FOOD FOR THOUGHT
Ruminant animals have 4 stomachs and digest by fermenting their food - they chew their cud. Cows, goats and sheep are the most commonly consumed ruminants in the US, but bison and deer also digest their food this way. This magical digestive process turns grass (a nutrient-rich plant that humans cannot digest) into nutrient-packed milk and meat.
Organic certification standards require that ruminant animals are fed grass and other pasture...but it only needs to meet 30% of their dietary needs. Corn and other grains can make up the difference. This is advantageous to ranchers because grain-fed livestock gain weight more quickly than grass-fed livestock, quickening their pace to the slaughterhouse (the less time it takes to reach market weight, the less care an individual animal needs and the quicker ranchers can turn their investment into profit). Additionally, grain is cheaper to produce than grass.
However, grain-fed diets are not good for ruminate animals or for consumers. The fermentation of grains produces excess acid that damages a cow's digestive tract over time. For consumers, grain-fed meat and dairy also poses potential health risks. These products are higher in inflammatory fats and lower in nutrients.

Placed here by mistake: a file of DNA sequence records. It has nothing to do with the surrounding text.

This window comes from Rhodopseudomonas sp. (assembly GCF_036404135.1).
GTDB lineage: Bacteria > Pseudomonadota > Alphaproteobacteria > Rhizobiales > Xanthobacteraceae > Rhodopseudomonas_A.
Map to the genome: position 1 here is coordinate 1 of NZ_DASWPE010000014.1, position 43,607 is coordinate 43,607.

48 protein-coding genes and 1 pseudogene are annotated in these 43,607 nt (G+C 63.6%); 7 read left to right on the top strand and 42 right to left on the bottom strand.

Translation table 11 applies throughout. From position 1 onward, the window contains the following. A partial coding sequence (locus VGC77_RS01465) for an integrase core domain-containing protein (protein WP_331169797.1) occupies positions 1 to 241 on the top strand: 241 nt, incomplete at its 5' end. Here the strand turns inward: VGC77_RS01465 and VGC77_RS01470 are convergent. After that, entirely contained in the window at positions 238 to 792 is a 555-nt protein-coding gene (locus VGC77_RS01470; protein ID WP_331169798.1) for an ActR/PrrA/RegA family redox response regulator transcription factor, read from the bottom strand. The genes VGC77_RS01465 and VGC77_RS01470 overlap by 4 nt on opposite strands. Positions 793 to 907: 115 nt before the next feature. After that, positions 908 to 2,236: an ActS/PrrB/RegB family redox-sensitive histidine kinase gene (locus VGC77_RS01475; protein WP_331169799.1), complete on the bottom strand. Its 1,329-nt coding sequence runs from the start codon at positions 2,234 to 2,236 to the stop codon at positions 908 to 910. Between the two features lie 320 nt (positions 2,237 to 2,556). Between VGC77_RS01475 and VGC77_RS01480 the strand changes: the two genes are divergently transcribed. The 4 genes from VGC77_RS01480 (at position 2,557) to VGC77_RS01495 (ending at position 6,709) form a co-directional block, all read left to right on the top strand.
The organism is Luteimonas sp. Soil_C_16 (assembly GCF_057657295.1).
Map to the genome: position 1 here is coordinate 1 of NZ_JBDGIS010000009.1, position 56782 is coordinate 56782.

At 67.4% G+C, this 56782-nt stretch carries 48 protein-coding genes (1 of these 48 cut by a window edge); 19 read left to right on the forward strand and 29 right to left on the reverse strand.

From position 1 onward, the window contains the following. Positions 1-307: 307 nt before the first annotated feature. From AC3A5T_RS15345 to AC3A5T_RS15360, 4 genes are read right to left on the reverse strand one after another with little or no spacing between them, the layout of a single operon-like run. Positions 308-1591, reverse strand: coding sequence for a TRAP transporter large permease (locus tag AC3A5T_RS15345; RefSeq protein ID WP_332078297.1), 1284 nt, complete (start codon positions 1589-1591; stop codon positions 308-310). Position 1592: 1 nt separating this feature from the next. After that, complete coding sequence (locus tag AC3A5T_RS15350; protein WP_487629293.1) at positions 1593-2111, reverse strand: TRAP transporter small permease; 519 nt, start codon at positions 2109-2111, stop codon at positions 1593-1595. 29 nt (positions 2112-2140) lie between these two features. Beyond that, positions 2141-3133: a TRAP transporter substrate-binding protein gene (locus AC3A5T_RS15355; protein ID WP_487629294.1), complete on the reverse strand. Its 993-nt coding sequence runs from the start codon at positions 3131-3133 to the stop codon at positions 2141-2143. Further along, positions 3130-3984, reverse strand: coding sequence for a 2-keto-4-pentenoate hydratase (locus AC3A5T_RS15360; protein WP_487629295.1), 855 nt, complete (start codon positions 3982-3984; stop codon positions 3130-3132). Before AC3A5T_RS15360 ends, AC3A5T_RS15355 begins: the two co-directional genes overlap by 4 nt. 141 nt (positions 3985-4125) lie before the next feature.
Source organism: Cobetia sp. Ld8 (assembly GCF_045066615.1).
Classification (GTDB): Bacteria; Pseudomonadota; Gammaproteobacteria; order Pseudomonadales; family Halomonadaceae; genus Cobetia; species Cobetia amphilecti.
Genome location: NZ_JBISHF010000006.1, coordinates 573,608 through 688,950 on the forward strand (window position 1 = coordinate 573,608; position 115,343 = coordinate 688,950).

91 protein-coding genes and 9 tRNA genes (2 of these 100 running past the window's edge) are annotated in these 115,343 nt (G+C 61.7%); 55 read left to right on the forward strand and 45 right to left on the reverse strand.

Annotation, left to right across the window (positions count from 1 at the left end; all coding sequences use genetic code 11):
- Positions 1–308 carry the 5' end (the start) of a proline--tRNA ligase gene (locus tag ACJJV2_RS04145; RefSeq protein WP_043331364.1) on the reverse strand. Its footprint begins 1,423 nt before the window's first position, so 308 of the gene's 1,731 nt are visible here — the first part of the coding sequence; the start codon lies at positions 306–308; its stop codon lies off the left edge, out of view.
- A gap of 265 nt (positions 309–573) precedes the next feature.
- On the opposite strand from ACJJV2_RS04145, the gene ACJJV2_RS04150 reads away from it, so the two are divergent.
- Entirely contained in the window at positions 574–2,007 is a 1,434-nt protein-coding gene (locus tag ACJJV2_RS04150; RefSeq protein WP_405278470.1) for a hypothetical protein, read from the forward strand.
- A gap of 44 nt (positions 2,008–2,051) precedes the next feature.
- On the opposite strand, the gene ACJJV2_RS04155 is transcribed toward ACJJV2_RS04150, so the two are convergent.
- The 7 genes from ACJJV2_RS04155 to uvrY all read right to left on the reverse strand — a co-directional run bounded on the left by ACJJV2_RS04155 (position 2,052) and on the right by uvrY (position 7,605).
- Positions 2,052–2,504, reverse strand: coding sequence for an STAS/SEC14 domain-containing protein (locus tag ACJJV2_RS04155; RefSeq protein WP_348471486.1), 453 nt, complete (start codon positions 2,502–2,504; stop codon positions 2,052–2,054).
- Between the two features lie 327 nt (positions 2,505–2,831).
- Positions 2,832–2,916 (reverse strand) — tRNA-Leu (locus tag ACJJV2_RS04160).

What's not defined in organic standards are just as important as what is. What's missing? Requirements how the animals are handled. Organic certification allows beaks and tails to be removed and wings to be cut. This is done to animals that are often only days old and without any anesthesia or pain medication. There are reports of chronic pain and phantom limbs (chickens use their beaks like an arm).
The purpose? To prevent the animals from harming others when they're frustrated and stressed in crowded, unsanitary living conditions.
As a holistic health care provider who is obsessed with seeking out the root cause, this really gets my goat. Why don't we just improve the living conditions of these animals and leave their beaks and tails alone?! It's better for them and ultimately it's better for us. Meat, poultry, dairy and eggs that come from animals who are raised outdoors and fed diets that they would consume in the wild are more nutritious and less disease-promoting.